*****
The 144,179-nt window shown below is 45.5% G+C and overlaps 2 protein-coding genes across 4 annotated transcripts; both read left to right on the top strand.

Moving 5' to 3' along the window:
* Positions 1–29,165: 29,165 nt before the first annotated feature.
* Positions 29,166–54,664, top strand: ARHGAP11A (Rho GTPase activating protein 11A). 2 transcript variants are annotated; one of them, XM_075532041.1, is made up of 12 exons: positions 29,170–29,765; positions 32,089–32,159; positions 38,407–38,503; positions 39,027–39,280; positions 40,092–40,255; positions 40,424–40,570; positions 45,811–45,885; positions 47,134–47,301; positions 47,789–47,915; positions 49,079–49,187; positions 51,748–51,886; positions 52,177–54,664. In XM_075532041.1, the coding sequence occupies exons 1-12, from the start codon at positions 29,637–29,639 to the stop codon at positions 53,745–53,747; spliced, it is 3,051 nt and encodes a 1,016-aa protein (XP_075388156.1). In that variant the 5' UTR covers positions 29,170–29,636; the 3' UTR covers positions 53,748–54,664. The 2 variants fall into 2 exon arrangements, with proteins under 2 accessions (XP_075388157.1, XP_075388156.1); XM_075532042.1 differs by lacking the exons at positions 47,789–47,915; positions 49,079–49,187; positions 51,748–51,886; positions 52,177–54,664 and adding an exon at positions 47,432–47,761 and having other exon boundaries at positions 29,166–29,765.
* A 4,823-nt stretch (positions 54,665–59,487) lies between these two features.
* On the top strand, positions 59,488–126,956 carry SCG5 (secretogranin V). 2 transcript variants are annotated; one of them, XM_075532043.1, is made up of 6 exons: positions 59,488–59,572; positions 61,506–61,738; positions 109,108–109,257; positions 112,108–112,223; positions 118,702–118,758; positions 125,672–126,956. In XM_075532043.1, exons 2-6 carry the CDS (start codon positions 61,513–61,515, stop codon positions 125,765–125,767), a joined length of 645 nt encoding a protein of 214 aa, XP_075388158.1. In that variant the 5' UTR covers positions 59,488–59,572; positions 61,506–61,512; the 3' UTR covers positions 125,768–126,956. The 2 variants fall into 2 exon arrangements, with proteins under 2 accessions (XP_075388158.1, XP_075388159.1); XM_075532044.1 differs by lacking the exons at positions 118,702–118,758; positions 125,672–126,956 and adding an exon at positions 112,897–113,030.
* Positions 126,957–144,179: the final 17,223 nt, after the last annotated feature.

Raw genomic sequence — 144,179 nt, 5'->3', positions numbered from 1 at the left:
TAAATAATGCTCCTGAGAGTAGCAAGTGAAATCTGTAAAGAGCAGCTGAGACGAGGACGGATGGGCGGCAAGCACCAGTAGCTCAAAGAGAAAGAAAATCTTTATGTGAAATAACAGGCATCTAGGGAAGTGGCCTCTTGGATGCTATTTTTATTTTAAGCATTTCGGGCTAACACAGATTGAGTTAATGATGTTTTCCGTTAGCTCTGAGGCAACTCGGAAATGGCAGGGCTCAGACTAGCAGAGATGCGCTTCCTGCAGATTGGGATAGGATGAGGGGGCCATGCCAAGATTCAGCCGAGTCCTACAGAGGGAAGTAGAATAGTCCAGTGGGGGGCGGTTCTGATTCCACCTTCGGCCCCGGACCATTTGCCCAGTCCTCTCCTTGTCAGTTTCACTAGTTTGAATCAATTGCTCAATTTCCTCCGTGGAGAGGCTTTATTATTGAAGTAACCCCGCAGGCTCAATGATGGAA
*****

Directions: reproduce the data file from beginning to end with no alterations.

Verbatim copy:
The 144,179-nt window shown below is 45.5% G+C and overlaps 2 protein-coding genes across 4 annotated transcripts; both read left to right on the top strand.

Moving 5' to 3' along the window:
* Positions 1–29,165: 29,165 nt before the first annotated feature.
* Positions 29,166–54,664, top strand: ARHGAP11A (Rho GTPase activating protein 11A). 2 transcript variants are annotated; one of them, XM_075532041.1, is made up of 12 exons: positions 29,170–29,765; positions 32,089–32,159; positions 38,407–38,503; positions 39,027–39,280; positions 40,092–40,255; positions 40,424–40,570; positions 45,811–45,885; positions 47,134–47,301; positions 47,789–47,915; positions 49,079–49,187; positions 51,748–51,886; positions 52,177–54,664. In XM_075532041.1, the coding sequence occupies exons 1-12, from the start codon at positions 29,637–29,639 to the stop codon at positions 53,745–53,747; spliced, it is 3,051 nt and encodes a 1,016-aa protein (XP_075388156.1). In that variant the 5' UTR covers positions 29,170–29,636; the 3' UTR covers positions 53,748–54,664. The 2 variants fall into 2 exon arrangements, with proteins under 2 accessions (XP_075388157.1, XP_075388156.1); XM_075532042.1 differs by lacking the exons at positions 47,789–47,915; positions 49,079–49,187; positions 51,748–51,886; positions 52,177–54,664 and adding an exon at positions 47,432–47,761 and having other exon boundaries at positions 29,166–29,765.
* A 4,823-nt stretch (positions 54,665–59,487) lies between these two features.
* On the top strand, positions 59,488–126,956 carry SCG5 (secretogranin V). 2 transcript variants are annotated; one of them, XM_075532043.1, is made up of 6 exons: positions 59,488–59,572; positions 61,506–61,738; positions 109,108–109,257; positions 112,108–112,223; positions 118,702–118,758; positions 125,672–126,956. In XM_075532043.1, exons 2-6 carry the CDS (start codon positions 61,513–61,515, stop codon positions 125,765–125,767), a joined length of 645 nt encoding a protein of 214 aa, XP_075388158.1. In that variant the 5' UTR covers positions 59,488–59,572; positions 61,506–61,512; the 3' UTR covers positions 125,768–126,956. The 2 variants fall into 2 exon arrangements, with proteins under 2 accessions (XP_075388158.1, XP_075388159.1); XM_075532044.1 differs by lacking the exons at positions 118,702–118,758; positions 125,672–126,956 and adding an exon at positions 112,897–113,030.
* Positions 126,957–144,179: the final 17,223 nt, after the last annotated feature.

Raw genomic sequence — 144,179 nt, 5'->3', positions numbered from 1 at the left:
TAAATAATGCTCCTGAGAGTAGCAAGTGAAATCTGTAAAGAGCAGCTGAGACGAGGACGGATGGGCGGCAAGCACCAGTAGCTCAAAGAGAAAGAAAATCTTTATGTGAAATAACAGGCATCTAGGGAAGTGGCCTCTTGGATGCTATTTTTATTTTAAGCATTTCGGGCTAACACAGATTGAGTTAATGATGTTTTCCGTTAGCTCTGAGGCAACTCGGAAATGGCAGGGCTCAGACTAGCAGAGATGCGCTTCCTGCAGATTGGGATAGGATGAGGGGGCCATGCCAAGATTCAGCCGAGTCCTACAGAGGGAAGTAGAATAGTCCAGTGGGGGGCGGTTCTGATTCCACCTTCGGCCCCGGACCATTTGCCCAGTCCTCTCCTTGTCAGTTTCACTAGTTTGAATCAATTGCTCAATTTCCTCCGTGGAGAGGCTTTATTATTGAAGTAACCCCGCAGGCTCAATGATGGAA